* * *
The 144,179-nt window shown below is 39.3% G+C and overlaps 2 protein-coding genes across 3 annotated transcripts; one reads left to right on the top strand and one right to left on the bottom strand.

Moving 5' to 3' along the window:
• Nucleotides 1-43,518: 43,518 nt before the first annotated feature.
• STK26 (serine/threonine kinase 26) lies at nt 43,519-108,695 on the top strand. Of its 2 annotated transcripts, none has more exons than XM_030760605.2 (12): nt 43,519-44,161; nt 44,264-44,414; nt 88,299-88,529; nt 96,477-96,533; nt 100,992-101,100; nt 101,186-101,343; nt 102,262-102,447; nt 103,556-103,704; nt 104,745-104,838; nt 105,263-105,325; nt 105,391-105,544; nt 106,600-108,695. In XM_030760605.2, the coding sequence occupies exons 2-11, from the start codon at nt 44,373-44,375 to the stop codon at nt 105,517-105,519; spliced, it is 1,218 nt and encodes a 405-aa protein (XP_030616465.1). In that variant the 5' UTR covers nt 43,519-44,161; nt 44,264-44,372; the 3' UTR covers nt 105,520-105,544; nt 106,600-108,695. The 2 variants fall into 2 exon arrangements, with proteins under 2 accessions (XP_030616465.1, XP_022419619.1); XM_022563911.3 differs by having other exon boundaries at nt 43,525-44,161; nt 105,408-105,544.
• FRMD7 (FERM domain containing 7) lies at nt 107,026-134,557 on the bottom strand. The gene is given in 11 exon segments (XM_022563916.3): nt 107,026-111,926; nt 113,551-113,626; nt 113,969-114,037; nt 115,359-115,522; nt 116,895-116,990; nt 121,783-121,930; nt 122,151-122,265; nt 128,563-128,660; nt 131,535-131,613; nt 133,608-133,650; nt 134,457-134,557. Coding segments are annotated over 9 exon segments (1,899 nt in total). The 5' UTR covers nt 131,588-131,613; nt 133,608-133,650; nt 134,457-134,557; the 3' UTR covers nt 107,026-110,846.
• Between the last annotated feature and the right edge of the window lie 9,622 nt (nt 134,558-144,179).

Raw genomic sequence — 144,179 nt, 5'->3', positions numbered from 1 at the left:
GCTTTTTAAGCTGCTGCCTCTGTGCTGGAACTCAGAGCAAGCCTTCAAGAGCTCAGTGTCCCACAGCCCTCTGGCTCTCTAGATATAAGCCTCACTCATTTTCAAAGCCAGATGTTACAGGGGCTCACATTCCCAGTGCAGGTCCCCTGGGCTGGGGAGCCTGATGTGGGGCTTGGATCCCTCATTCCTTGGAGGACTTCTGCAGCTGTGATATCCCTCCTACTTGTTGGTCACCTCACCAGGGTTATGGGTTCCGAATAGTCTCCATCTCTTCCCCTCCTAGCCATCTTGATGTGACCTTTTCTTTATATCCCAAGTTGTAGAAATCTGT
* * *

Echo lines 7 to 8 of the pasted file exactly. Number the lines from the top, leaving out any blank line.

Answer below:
Raw genomic sequence — 144,179 nt, 5'->3', positions numbered from 1 at the left:
GCTTTTTAAGCTGCTGCCTCTGTGCTGGAACTCAGAGCAAGCCTTCAAGAGCTCAGTGTCCCACAGCCCTCTGGCTCTCTAGATATAAGCCTCACTCATTTTCAAAGCCAGATGTTACAGGGGCTCACATTCCCAGTGCAGGTCCCCTGGGCTGGGGAGCCTGATGTGGGGCTTGGATCCCTCATTCCTTGGAGGACTTCTGCAGCTGTGATATCCCTCCTACTTGTTGGTCACCTCACCAGGGTTATGGGTTCCGAATAGTCTCCATCTCTTCCCCTCCTAGCCATCTTGATGTGACCTTTTCTTTATATCCCAAGTTGTAGAAATCTGT